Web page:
In a study involving 34 women aged 50-70, researchers at the University of São Paulo (USP) in Brazil performed objective measurements of the impact on the subjects' health of the decrease in physical activity observed during the period of social distancing and isolation imposed by COVID-19. Tests conducted after the first 16 weeks of confinement pointed to a deterioration in their overall health, including loss of muscle strength and diminished aerobic capacity, as well as elevated levels of cholesterol and glycated hemoglobin, both of which are risk factors for metabolic disorders.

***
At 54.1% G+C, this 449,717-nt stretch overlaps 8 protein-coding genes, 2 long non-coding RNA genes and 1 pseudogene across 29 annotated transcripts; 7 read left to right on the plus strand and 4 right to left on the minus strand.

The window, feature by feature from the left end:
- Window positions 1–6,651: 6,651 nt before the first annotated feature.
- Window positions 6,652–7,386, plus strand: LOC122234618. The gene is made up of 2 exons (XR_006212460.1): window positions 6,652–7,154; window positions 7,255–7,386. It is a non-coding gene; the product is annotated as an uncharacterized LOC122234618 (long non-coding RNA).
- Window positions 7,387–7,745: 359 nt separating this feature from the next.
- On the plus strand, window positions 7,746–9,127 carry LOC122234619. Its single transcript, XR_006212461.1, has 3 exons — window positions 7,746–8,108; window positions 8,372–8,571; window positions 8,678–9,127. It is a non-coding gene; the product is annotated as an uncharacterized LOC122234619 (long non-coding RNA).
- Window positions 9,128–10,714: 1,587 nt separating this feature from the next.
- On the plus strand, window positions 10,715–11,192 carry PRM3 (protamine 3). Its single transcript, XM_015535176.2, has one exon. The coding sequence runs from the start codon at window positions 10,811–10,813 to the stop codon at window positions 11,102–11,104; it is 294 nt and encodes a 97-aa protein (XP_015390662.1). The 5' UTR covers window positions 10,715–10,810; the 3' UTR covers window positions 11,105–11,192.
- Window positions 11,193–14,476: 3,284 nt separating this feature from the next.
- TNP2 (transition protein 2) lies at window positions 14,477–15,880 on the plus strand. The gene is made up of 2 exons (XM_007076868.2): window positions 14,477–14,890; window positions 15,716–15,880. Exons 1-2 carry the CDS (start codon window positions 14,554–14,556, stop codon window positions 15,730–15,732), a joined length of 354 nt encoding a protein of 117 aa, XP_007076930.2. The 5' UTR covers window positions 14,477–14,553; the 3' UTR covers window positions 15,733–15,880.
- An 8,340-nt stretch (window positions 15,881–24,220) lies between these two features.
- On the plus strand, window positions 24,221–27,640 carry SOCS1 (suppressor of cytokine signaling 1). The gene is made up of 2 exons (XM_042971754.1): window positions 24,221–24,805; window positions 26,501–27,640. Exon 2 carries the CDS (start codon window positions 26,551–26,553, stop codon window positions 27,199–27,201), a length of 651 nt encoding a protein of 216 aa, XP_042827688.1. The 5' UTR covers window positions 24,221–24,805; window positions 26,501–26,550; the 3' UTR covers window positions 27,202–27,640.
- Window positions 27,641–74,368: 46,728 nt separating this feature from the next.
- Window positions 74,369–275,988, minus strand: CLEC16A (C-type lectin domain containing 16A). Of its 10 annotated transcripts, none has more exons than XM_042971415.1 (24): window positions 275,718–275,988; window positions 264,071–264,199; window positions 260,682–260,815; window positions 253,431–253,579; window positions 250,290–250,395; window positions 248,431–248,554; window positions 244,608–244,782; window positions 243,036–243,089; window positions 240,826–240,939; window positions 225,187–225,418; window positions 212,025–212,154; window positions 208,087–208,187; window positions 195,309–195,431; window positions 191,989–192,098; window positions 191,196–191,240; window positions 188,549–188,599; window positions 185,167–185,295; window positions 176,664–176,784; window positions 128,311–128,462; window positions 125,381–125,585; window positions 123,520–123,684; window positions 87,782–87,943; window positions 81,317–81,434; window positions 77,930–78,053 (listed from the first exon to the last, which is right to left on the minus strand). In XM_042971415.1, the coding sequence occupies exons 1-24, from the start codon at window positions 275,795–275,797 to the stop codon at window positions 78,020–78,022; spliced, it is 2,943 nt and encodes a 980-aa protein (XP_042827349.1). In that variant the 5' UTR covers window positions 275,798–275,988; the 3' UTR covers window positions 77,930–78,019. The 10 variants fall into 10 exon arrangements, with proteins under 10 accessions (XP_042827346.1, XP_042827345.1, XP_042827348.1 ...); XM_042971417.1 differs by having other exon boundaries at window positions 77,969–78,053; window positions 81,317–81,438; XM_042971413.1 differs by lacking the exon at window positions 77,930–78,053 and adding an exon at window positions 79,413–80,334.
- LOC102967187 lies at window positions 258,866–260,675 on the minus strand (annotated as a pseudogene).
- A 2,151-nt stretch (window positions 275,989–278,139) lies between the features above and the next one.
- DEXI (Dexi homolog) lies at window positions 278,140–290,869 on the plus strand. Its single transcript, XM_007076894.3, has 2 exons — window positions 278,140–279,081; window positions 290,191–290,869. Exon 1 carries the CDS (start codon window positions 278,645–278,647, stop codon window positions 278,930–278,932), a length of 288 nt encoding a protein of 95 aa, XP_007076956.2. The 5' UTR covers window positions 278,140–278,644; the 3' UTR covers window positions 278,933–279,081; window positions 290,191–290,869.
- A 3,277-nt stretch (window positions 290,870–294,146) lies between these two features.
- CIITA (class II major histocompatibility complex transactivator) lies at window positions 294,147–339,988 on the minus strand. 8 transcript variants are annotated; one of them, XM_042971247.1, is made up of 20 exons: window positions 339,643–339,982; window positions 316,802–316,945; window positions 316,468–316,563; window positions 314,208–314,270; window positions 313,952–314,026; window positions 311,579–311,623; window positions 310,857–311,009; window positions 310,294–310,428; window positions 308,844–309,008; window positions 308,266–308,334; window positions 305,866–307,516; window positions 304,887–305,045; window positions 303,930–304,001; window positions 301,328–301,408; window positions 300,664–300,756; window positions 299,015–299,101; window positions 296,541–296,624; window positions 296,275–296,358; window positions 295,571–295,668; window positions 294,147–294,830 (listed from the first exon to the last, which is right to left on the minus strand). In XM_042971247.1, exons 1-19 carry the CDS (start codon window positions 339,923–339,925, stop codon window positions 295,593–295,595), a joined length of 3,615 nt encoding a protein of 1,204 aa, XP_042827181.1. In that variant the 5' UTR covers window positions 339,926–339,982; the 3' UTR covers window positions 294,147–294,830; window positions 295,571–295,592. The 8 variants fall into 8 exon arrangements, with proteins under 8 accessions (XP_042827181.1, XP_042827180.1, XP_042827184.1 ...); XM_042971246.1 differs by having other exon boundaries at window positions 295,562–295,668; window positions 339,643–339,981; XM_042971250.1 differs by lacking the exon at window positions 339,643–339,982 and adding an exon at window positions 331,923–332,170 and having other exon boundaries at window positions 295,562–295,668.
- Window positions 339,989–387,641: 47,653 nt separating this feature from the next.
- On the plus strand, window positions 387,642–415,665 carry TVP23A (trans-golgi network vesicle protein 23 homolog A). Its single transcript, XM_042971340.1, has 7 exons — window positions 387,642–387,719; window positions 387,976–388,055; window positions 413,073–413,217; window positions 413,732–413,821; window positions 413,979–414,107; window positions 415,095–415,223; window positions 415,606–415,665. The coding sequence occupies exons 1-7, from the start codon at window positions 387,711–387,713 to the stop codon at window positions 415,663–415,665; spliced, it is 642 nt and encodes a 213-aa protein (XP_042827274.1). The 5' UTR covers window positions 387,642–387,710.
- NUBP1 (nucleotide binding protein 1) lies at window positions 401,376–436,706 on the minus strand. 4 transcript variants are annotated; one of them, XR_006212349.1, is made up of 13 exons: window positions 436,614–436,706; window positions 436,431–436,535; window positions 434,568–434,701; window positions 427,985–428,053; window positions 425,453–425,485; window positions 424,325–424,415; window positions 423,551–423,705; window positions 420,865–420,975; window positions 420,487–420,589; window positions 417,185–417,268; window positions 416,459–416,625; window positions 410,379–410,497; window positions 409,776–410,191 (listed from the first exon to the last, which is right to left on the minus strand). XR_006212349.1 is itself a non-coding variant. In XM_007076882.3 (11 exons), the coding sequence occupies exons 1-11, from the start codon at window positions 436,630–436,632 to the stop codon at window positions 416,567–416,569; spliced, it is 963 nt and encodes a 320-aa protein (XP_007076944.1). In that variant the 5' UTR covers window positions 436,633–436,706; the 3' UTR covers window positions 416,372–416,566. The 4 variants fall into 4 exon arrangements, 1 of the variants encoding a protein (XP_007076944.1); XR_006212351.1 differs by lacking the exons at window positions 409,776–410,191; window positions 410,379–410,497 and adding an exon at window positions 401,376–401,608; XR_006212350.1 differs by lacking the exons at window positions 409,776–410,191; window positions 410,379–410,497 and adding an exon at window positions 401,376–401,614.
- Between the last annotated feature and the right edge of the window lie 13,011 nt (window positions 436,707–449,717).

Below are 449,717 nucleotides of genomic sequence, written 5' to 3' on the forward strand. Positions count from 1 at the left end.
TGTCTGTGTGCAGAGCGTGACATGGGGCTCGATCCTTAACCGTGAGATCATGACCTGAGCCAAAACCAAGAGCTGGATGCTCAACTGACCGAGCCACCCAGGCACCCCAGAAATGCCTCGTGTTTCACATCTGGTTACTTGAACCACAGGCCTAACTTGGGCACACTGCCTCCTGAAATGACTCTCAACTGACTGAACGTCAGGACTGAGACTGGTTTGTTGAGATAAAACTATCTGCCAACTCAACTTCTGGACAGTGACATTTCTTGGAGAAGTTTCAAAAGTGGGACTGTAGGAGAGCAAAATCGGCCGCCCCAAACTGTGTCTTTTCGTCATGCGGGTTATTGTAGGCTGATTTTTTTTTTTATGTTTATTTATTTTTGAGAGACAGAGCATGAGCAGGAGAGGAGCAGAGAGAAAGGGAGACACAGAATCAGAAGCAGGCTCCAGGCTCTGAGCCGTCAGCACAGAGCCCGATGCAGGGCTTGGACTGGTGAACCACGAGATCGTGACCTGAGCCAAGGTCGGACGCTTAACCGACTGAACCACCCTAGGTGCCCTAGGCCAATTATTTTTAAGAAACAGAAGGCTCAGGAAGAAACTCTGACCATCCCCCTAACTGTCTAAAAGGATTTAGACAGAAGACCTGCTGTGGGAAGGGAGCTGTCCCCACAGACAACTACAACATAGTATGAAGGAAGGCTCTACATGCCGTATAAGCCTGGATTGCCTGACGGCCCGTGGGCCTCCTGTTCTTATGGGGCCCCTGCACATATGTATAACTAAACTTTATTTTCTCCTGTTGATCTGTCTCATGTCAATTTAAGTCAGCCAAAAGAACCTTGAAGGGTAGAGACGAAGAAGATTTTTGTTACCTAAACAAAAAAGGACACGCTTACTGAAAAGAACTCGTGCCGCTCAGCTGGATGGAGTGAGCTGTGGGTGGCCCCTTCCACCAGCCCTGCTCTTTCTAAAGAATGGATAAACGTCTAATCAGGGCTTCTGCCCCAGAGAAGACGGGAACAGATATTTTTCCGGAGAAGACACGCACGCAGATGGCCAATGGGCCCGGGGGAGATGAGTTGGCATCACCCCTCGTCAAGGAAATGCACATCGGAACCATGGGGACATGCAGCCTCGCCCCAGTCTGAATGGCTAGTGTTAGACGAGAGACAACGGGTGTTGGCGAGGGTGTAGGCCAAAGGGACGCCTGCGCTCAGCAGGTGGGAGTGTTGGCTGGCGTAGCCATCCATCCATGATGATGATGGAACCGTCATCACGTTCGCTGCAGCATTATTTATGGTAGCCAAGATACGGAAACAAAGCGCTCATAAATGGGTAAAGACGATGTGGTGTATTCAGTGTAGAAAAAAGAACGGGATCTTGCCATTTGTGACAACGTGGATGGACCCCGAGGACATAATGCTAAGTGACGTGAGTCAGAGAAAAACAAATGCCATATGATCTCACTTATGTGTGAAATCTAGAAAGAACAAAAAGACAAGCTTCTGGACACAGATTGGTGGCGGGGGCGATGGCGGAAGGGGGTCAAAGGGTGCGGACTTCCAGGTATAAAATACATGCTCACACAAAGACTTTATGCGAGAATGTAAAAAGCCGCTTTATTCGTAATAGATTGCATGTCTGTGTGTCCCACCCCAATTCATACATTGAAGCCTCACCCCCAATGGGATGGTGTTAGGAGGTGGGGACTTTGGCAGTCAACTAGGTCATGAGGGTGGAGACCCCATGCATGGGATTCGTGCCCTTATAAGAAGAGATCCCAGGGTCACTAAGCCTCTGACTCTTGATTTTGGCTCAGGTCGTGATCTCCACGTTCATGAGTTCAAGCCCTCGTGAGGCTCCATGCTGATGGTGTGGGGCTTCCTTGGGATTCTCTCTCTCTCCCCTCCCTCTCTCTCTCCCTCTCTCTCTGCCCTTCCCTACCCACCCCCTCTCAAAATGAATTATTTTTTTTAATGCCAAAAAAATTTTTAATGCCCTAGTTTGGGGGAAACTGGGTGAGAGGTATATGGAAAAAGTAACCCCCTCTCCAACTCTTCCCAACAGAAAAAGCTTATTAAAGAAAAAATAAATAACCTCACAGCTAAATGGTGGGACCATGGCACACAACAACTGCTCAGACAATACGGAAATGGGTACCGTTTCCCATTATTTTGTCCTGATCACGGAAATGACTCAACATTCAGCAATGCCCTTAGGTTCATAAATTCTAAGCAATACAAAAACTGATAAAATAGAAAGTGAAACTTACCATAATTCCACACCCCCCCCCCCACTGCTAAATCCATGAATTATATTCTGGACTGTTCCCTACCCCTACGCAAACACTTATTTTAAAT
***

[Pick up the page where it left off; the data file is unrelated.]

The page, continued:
The study was supported by São Paulo Research Foundation - FAPESP and reported in an article published in the journal Experimental Gerontology.
"It's important to stress that these women were already considered physically inactive before the pandemic, in the sense that they didn't exercise regularly. With confinement, they became even more sedentary, abandoning such activities as walking the dog, going shopping, playing with grandchildren, walking to the bus stop, or walking to work," Carlos Bueno Junior, last author of the article, told. Bueno Junior is a professor at the University of São Paulo's Ribeirão Preto School of Physical Education and Sports (EEFERP-USP).